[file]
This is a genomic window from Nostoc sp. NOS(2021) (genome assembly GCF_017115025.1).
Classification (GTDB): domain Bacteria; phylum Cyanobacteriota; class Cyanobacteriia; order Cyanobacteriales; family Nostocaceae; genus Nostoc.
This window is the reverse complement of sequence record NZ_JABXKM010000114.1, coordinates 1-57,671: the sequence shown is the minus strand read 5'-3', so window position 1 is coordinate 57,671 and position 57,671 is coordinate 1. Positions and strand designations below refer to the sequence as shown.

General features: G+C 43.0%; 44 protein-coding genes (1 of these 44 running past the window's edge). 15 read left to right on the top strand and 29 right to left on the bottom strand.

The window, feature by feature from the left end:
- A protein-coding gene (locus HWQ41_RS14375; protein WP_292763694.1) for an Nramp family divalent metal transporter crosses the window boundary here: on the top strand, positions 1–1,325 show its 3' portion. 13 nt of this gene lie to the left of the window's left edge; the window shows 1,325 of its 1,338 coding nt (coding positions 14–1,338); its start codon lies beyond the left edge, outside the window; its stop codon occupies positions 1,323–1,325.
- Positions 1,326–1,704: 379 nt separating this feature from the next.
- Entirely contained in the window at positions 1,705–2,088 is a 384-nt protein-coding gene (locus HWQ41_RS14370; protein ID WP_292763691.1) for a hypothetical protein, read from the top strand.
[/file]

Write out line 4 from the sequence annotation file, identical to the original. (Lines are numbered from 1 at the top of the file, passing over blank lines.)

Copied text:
General features: G+C 43.0%; 44 protein-coding genes (1 of these 44 running past the window's edge). 15 read left to right on the top strand and 29 right to left on the bottom strand.